Barny (103770) | more than 6 years ago | (#23309976)

Well, when decoding a 1920x1080 (1080p) image on a little bitty dual core AMD machine used as a media centre, you will see why :)

The ffmpeg decoder is awesome, it is a reference quality codec, it renders EVERY frame as good as it possibly can... which is not really how you want video, you want a usable frame rate FIRST.

As a customer of CoreCodec (both the windows h.264 multi threaded codec AND the symbian media player) I am glad its all sorted.

Re:Why would you want CoreAVC on the Free Desktop? (1)

bhima (46039) | more than 6 years ago | (#23310632)

Hell, VLC has troubles with 1080p H.264 MKV on my Dual Quad 3.2Ghz Early 2008 Mac Pro. Somehow I'm thinking this isn't lack of compute power issue but rather the decoder just sucking issue.

Re:Why would you want CoreAVC on the Free Desktop? (2, Informative)

Anonymous Coward | more than 6 years ago | (#23310806)

No, the problem is that the codec is too good. That is, the codec favors correctness and quality over speed, where CoreAVC and many other codecs take shortcuts to improve the framerate at the expense of quality and correctness.

Re:Why would you want CoreAVC on the Free Desktop? (1, Informative)

Anonymous Coward | more than 6 years ago | (#23311342)

> That is, the codec favors correctness and quality over speed

For H.264 there is no such choice. H.264 mandates _bit exact_ decoding. If it decodes to something different, it is not a H.264 decoder (strictly speaking). But apart from that, libavcodec/MPlayer/... have all the options to enable that kind of invalid hacks (fast, skiploopfilter,...), they just are disabled by default.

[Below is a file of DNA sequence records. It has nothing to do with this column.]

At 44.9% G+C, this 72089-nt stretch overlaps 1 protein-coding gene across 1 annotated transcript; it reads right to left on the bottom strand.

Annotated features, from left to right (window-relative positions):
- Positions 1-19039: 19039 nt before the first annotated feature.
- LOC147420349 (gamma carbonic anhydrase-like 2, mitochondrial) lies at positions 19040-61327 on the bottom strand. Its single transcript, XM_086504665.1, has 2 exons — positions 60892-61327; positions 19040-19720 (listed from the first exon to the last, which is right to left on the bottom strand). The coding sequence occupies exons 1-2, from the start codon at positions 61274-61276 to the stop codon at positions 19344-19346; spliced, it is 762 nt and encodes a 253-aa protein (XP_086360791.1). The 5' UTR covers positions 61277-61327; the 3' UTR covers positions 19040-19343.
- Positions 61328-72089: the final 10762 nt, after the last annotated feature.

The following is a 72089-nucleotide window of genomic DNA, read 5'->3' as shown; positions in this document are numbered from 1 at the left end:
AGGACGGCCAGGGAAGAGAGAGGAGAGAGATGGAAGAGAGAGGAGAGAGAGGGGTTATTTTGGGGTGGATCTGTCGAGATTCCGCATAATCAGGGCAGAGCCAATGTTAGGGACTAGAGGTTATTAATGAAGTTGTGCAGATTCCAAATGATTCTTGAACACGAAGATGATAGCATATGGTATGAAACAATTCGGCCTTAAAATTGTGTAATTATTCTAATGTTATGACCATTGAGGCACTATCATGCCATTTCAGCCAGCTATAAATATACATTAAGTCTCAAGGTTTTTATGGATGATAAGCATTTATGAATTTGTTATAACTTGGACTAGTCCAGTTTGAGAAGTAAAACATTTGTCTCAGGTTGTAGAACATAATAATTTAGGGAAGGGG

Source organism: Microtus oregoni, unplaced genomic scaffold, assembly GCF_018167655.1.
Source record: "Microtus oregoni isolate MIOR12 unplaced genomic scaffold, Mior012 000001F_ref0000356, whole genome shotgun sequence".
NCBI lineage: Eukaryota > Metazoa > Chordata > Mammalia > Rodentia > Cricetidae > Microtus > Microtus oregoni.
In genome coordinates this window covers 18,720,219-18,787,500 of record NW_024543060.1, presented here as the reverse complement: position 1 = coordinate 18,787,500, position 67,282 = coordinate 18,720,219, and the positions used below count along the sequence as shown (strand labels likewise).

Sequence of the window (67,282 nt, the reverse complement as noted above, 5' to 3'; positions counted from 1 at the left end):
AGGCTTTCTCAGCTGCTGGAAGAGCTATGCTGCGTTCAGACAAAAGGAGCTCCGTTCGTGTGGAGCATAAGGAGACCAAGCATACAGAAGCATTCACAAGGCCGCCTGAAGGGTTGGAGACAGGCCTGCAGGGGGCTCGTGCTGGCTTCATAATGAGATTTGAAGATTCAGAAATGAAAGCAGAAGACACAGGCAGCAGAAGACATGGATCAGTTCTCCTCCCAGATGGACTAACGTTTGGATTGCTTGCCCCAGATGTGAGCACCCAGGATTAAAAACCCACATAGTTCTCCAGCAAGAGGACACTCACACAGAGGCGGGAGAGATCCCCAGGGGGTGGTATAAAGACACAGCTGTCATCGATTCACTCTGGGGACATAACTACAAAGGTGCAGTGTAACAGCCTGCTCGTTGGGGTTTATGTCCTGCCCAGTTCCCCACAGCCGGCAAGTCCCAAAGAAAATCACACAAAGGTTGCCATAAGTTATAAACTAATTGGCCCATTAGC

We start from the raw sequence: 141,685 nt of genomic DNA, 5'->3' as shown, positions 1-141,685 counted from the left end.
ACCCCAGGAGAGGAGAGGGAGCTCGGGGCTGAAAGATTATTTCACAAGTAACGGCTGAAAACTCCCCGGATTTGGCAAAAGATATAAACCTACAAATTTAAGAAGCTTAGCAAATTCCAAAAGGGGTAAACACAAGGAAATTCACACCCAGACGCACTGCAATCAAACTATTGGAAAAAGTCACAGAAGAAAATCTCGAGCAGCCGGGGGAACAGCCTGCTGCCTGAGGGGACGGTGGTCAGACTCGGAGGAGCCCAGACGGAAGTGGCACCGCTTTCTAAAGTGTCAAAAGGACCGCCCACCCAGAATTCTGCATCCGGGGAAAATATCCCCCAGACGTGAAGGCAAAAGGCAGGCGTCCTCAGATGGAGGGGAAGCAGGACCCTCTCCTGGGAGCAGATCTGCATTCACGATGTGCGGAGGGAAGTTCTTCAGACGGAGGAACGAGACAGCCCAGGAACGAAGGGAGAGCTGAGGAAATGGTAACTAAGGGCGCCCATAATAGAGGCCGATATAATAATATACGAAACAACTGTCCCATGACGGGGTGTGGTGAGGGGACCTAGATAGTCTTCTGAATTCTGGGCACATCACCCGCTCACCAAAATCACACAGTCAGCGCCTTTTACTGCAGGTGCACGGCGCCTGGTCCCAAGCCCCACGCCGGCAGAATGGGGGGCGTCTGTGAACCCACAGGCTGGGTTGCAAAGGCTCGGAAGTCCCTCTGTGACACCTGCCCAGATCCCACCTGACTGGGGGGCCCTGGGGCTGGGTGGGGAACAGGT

Re:Why would you want CoreAVC on the Free Desktop? (4, Informative)

FluffyWithTeeth (890188) | more than 6 years ago | (#23310004)

CoreAVC is incredibly fast; a machine which could barely handle 720p with libavcodec can probably manage two decode two 1080p videos at once. It also tends to introduce a lot of artifacting errors, but if you couldn't play the video at all it's probably an improvement. Personally I've just been confused as of late after installing Linux on this laptop. On windows libavcodec would decode 1080p h264 video no problem, but in linux mplayer fails miserably on 720p videos..

Re:Why would you want CoreAVC on the Free Desktop? (1)

maxume (22995) | more than 6 years ago | (#23310400)

It's probably the compiler or video driver.

This laptop bogs down trying to scale video up to full screen in software but coasts along showing little more than disk activity when using DirectX scaling. A decent video driver can make a huge difference.

sometimes decent is not good enough (2, Informative)

someone1234 (830754) | more than 6 years ago | (#23310006)

I have a 3-4 years old machine (not real multiprocessor, just hyperthreading, 1G memory).
When i play HD movies, VLC works perfectly on my Windows, Mplayer playback is jerky.
I prefer not to boot into Windows, but sometimes i have to.

Re:sometimes decent is not good enough (0)

Anonymous Coward | more than 6 years ago | (#23310060)

> VLC works perfectly on my Windows, Mplayer playback is jerky.

MPlayer has tons of options, especially on Windows the defaults are unlikely to be optimal.
Just in case you don't mind spending some time on it you should get MPlayer to be at least as fast as VLC IMO (though first make sure to use one of the more up-to-date "inofficial" builds or compile yourself).

Re:Why would you want CoreAVC on the Free Desktop? (0)

Anonymous Coward | more than 6 years ago | (#23310062)